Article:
“This money will be used to pay bills and maintain the commission,” Jude says. “We’re here to give advice and assistance to young people who are interested in film — whether it be as actors or behind-the-scenes crew people.”
The Marion Theatre, which has been undergoing a major renovation, will use the funds to begin steps for upcoming programming, as well as pay for a portion of the costly restoration.
“We want to provide a venue that’s diverse and offers programs you wouldn’t normally have in Ocala,” Brian says. “We plan to make unique events available to the citizens of Marion County.”
The pre-premiere motorcycle ride raised another $15,000, which John and Kelly matched. “This event was a huge success,” Jude says. “John is arguably the best-loved movie star and he lives right here in Ocala. As a community we’ve allowed him to live in our city and we’ve honored his privacy. As a film commission, we’re here to serve and assist him. We’re delighted to have a relationship with John and Kelly.”
“There wasn’t a better time or a better event to showcase that Ocala can shine,” Brian adds. “John and Kelly gave us the opportunity to bring a little bit of Hollywood to Ocala.”
Wild Hogs event photographs are available for purchase by visiting www.themariontheatre.org
Welcoming Back Johnny
By JoAnn Guidry
To most people, John Travolta is an international movie star. But to Renee Claire, he’s Johnny, the kid from New Jersey that she knew when they were young and had big dreams. Renee (pronounced ree-knee) is from Demarest, just a few towns over from Travolta’s hometown of Englewood.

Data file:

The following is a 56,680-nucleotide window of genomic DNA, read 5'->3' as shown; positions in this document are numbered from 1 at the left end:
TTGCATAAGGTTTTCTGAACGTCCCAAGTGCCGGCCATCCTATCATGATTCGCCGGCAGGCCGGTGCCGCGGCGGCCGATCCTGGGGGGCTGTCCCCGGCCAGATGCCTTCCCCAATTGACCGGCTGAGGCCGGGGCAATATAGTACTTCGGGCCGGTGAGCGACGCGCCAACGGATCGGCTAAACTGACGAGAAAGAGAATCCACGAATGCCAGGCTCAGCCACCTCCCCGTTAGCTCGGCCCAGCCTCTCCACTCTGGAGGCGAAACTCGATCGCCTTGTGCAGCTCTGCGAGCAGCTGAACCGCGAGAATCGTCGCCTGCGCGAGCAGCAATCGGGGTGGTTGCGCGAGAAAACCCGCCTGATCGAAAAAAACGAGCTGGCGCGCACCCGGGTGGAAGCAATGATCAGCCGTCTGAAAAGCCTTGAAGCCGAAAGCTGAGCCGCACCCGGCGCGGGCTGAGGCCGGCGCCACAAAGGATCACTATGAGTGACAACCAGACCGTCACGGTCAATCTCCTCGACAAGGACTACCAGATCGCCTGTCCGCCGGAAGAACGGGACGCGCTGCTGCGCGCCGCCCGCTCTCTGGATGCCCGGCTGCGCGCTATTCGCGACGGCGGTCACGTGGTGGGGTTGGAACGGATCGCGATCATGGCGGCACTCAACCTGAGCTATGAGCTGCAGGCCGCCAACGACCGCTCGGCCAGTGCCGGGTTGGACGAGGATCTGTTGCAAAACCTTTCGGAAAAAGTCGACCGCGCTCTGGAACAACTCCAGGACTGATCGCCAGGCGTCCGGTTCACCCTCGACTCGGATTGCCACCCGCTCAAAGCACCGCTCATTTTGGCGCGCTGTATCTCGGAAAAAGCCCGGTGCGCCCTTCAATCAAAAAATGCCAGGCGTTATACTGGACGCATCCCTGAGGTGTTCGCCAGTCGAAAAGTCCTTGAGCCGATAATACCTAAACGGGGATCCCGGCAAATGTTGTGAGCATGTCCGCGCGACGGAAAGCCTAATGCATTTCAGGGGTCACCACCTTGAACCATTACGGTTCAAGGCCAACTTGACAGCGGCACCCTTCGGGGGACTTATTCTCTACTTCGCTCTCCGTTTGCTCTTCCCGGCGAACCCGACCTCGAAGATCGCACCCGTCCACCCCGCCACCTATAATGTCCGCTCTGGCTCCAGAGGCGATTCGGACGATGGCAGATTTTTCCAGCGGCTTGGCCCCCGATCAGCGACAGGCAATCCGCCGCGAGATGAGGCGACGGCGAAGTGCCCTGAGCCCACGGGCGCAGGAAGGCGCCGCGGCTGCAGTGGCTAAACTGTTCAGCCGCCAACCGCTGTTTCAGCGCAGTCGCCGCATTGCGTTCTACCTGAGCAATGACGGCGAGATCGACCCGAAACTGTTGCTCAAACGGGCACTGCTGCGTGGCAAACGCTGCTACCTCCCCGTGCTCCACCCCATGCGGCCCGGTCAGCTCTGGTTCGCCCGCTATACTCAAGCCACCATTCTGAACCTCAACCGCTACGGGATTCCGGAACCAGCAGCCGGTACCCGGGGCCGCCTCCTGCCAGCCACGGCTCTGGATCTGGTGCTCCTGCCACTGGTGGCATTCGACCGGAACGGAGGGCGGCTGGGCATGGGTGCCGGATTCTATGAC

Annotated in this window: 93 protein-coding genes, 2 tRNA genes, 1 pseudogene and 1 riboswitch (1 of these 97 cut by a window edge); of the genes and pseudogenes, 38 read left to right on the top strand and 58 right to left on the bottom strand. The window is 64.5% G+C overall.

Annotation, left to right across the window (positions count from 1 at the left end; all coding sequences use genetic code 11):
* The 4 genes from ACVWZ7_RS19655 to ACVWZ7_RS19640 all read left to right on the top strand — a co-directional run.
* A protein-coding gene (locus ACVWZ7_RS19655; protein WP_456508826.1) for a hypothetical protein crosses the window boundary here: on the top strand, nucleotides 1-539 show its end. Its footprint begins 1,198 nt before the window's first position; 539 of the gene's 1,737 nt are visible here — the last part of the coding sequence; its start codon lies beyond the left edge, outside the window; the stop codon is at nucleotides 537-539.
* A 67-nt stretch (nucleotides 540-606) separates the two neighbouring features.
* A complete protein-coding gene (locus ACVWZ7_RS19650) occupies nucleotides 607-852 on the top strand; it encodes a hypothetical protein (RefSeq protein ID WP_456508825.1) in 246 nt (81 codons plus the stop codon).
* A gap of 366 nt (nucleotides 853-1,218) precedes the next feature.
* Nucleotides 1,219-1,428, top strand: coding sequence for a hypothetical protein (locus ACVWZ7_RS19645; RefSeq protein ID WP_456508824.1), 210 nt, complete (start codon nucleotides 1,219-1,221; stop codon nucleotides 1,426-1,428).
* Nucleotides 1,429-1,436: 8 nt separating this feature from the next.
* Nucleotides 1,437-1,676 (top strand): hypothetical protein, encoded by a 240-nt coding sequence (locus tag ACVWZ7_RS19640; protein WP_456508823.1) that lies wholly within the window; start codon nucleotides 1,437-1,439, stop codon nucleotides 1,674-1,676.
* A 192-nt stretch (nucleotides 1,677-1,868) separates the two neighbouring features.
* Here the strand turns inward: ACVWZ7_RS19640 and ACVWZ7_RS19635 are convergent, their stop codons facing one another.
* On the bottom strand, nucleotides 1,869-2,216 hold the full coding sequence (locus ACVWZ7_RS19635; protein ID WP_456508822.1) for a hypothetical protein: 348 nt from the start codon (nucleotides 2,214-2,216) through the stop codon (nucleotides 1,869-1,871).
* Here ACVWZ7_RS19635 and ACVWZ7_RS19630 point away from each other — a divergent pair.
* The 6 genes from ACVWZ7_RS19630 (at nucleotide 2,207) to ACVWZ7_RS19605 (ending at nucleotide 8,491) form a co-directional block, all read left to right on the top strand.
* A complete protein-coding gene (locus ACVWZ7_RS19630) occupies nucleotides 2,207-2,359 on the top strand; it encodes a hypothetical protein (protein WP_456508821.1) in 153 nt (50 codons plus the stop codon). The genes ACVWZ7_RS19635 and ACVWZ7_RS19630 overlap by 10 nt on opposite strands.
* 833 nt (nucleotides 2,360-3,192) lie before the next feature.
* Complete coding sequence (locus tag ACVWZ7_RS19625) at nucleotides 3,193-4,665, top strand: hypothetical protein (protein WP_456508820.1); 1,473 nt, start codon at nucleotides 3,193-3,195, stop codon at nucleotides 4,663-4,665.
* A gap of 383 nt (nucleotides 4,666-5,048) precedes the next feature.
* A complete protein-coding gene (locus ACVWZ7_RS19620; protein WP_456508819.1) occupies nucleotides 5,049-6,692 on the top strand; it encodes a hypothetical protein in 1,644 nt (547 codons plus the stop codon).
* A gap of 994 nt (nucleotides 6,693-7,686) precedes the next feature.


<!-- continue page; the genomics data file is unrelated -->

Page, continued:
“When you were a young person growing up in New Jersey,” she recalls of the time in 1969 when she was 19, “the thing to do on the weekends was to go over to the nightspots in upstate New York. That’s how I met Johnny’s sister, Annie.”
Over a few drinks and a few sing-alongs with the jukebox, Renee and Annie quickly realized “we shared a penchant for musicals and a love of performing.” And as Renee would soon discover, so did most of the Travolta clan, including Annie’s younger brother, Johnny.
“I was an only child, so I was sort of adopted into the Travolta family by their mother, Helen,” says Renee, whose real last name is actually Schilizzo. “She even put a childhood picture of me in the curio cabinet with the rest of the family. I was very touched by the gesture.”
Renee, Annie, and Johnny all had aspirations of being in the entertainment industry. “We had big dreams and I guess Johnny had the biggest dreams of all,” she says. “Even then, he was so full of ambition and hope.”
The trio of friends all sang and acted, and Travolta took dance classes in New York. They went to auditions and put on productions in the basement theater that Travolta’s father, Sam, built.
“We had a great time,” says Renee, whose voice would be her ticket into a future career in radio and voiceover work.